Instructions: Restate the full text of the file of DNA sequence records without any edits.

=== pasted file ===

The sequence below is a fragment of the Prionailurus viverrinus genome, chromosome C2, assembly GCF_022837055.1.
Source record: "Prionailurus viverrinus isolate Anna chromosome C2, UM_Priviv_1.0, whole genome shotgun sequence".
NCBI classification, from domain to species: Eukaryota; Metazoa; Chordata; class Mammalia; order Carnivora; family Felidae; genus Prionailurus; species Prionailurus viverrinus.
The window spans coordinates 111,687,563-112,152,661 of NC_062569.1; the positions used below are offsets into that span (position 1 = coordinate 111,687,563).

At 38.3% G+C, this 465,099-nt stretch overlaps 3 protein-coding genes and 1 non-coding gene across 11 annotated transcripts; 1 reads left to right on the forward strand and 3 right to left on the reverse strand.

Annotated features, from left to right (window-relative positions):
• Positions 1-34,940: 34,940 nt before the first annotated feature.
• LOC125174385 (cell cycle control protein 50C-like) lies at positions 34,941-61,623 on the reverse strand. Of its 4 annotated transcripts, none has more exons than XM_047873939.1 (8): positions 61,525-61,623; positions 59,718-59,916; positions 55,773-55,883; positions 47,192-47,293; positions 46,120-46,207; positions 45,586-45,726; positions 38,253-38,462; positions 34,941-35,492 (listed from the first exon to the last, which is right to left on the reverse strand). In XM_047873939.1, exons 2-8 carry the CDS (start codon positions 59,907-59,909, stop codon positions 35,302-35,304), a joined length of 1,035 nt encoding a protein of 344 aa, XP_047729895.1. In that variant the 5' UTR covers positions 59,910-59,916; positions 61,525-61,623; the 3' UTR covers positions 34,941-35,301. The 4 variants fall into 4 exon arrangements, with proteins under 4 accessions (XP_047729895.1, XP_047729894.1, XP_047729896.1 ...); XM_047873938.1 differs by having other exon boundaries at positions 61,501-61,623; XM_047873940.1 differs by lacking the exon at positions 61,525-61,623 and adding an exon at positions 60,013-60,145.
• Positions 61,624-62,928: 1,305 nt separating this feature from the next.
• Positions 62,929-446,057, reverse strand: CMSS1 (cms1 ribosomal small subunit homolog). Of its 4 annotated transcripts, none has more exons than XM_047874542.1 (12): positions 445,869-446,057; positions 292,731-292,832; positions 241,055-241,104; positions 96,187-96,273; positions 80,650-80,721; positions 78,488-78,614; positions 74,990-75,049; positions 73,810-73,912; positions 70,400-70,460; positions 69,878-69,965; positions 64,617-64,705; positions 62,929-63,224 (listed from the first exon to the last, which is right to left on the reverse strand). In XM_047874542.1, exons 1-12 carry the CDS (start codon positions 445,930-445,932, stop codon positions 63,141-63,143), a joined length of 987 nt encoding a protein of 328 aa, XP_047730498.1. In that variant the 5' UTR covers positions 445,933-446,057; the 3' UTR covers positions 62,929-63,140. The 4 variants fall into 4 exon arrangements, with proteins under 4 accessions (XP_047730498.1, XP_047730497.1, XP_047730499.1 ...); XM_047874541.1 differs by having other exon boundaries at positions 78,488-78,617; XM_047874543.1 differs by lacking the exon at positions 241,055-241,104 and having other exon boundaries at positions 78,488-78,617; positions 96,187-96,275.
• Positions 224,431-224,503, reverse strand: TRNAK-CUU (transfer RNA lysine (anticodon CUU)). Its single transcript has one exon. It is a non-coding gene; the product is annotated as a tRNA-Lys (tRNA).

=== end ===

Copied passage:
The sequence below is a fragment of the Prionailurus viverrinus genome, chromosome C2, assembly GCF_022837055.1.
Source record: "Prionailurus viverrinus isolate Anna chromosome C2, UM_Priviv_1.0, whole genome shotgun sequence".
NCBI classification, from domain to species: Eukaryota; Metazoa; Chordata; class Mammalia; order Carnivora; family Felidae; genus Prionailurus; species Prionailurus viverrinus.
The window spans coordinates 111,687,563-112,152,661 of NC_062569.1; the positions used below are offsets into that span (position 1 = coordinate 111,687,563).

At 38.3% G+C, this 465,099-nt stretch overlaps 3 protein-coding genes and 1 non-coding gene across 11 annotated transcripts; 1 reads left to right on the forward strand and 3 right to left on the reverse strand.

Annotated features, from left to right (window-relative positions):
• Positions 1-34,940: 34,940 nt before the first annotated feature.
• LOC125174385 (cell cycle control protein 50C-like) lies at positions 34,941-61,623 on the reverse strand. Of its 4 annotated transcripts, none has more exons than XM_047873939.1 (8): positions 61,525-61,623; positions 59,718-59,916; positions 55,773-55,883; positions 47,192-47,293; positions 46,120-46,207; positions 45,586-45,726; positions 38,253-38,462; positions 34,941-35,492 (listed from the first exon to the last, which is right to left on the reverse strand). In XM_047873939.1, exons 2-8 carry the CDS (start codon positions 59,907-59,909, stop codon positions 35,302-35,304), a joined length of 1,035 nt encoding a protein of 344 aa, XP_047729895.1. In that variant the 5' UTR covers positions 59,910-59,916; positions 61,525-61,623; the 3' UTR covers positions 34,941-35,301. The 4 variants fall into 4 exon arrangements, with proteins under 4 accessions (XP_047729895.1, XP_047729894.1, XP_047729896.1 ...); XM_047873938.1 differs by having other exon boundaries at positions 61,501-61,623; XM_047873940.1 differs by lacking the exon at positions 61,525-61,623 and adding an exon at positions 60,013-60,145.
• Positions 61,624-62,928: 1,305 nt separating this feature from the next.
• Positions 62,929-446,057, reverse strand: CMSS1 (cms1 ribosomal small subunit homolog). Of its 4 annotated transcripts, none has more exons than XM_047874542.1 (12): positions 445,869-446,057; positions 292,731-292,832; positions 241,055-241,104; positions 96,187-96,273; positions 80,650-80,721; positions 78,488-78,614; positions 74,990-75,049; positions 73,810-73,912; positions 70,400-70,460; positions 69,878-69,965; positions 64,617-64,705; positions 62,929-63,224 (listed from the first exon to the last, which is right to left on the reverse strand). In XM_047874542.1, exons 1-12 carry the CDS (start codon positions 445,930-445,932, stop codon positions 63,141-63,143), a joined length of 987 nt encoding a protein of 328 aa, XP_047730498.1. In that variant the 5' UTR covers positions 445,933-446,057; the 3' UTR covers positions 62,929-63,140. The 4 variants fall into 4 exon arrangements, with proteins under 4 accessions (XP_047730498.1, XP_047730497.1, XP_047730499.1 ...); XM_047874541.1 differs by having other exon boundaries at positions 78,488-78,617; XM_047874543.1 differs by lacking the exon at positions 241,055-241,104 and having other exon boundaries at positions 78,488-78,617; positions 96,187-96,275.
• Positions 224,431-224,503, reverse strand: TRNAK-CUU (transfer RNA lysine (anticodon CUU)). Its single transcript has one exon. It is a non-coding gene; the product is annotated as a tRNA-Lys (tRNA).